AI agent talks through its decisions in simple English
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American academics have developed a machine-learning assistant, which is capable of explaining the ‘motivations’ behind its decisions in real time.
Machine-learning algorithms are being increasingly relied upon for important decision-making such as in medicine, law enforcement and finance. Many are concerned that these algorithms are effectively black boxes, which reach their conclusions through unknown and potentially obscure decision-making processes. This impenetrability is particularly concerning given widespread evidence that machine-learning systems such as facial recognition software replicate human bias against women and ethnic minorities.
In order to elucidate how machine-learning algorithms come to their conclusions, researchers from Georgia Institute of Technology, Cornell University, and the University of Kentucky have developed an agent which produces explanations for its decisions.
The agent is able to generate natural language explanations (or “rationales”) in real time, allowing non-technical users to comprehend its processes, and ensure that it is performing tasks correctly. The researchers hope that this will allow the system to be relatable and trustworthy.
“If the power of AI is to be democractised, it needs to be accessible to anyone regardless of their technical abilities,” said Upol Ehsan, lead researcher, and PhD student at Georgia Tech’s School of Interactive Computing. “As AI pervades all aspects of our lives, there is a distinct need for human-centred AI design that makes black-boxed AI systems explainable to everyday users. Our work takes a formative step toward understanding the role of language-based explanations and how humans perceive them.”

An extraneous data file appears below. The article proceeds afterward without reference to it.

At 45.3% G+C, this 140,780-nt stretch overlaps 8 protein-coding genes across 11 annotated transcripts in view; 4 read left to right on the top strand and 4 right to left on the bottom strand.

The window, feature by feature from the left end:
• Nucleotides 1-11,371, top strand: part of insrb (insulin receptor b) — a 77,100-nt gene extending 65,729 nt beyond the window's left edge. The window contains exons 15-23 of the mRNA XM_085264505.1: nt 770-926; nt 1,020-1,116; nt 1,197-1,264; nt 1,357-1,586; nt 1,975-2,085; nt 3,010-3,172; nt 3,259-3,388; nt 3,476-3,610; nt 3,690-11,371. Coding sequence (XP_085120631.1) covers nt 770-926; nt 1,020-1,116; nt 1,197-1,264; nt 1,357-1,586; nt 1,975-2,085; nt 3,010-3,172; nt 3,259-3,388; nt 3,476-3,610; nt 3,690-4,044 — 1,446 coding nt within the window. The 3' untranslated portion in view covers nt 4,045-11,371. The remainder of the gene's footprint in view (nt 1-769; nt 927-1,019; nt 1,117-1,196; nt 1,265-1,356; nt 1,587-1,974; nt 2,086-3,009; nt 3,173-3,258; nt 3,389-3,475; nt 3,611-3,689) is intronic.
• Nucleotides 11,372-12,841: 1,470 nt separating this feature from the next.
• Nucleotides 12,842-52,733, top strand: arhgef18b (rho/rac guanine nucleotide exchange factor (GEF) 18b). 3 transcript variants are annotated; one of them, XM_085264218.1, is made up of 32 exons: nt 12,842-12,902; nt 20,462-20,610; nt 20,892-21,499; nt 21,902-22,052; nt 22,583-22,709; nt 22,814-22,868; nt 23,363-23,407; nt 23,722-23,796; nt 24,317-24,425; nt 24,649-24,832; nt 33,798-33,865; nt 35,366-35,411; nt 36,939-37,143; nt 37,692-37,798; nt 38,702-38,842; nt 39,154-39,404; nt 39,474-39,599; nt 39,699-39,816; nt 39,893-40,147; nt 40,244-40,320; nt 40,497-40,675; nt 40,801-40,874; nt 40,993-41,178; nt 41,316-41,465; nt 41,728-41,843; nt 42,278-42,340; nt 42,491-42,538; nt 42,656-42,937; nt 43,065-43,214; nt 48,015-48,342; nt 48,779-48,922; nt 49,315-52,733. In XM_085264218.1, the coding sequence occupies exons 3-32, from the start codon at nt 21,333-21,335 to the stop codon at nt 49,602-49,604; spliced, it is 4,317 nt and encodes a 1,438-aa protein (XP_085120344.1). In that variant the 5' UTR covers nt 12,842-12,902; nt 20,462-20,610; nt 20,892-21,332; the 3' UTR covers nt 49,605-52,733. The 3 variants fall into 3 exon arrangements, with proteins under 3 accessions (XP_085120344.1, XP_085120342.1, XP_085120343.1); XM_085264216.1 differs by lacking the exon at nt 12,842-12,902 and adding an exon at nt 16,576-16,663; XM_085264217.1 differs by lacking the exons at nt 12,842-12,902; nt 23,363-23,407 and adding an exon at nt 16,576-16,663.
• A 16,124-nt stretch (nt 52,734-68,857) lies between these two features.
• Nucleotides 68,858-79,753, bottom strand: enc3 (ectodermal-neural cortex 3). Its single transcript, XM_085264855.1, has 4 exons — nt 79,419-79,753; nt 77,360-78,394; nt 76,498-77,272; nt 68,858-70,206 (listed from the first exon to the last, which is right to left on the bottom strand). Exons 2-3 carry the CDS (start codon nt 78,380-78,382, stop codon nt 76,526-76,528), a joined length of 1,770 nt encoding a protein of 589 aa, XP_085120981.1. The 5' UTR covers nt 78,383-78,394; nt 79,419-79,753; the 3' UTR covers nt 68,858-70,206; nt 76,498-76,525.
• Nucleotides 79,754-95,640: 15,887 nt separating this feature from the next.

To test the agent, the researchers recruited participants to watch the agent play a game of Frogger (a classic arcade game) and rank different explanations behind each move: one written by a person, one generated by the agent, and one randomly generated. The participants ranked the responses on confidence (in ability), human-likeness, adequate justification, and understandability.
The participants – while preferring the human-written explanation – ranked the AI’s responses as a close second. The most popular AI responses were those which recognised context, acknowledged and adjusted for upcoming dangers, and which were adaptable.
“This project is more about understanding human perceptions and preferences of these AI systems than it is about building new technologies,” Ehsan said. “At the heart of explainability is sense making. We are trying to understand that human factor.”
In a second, related study, the researchers tested preferences for concise and focused explanations versus ‘complete picture’ rationales, and found that participants strongly preferred explanations which acknowledged context.
In the future, the researchers hope to apply their findings to various types of AI agent, such as ‘intelligent’ social companion robots.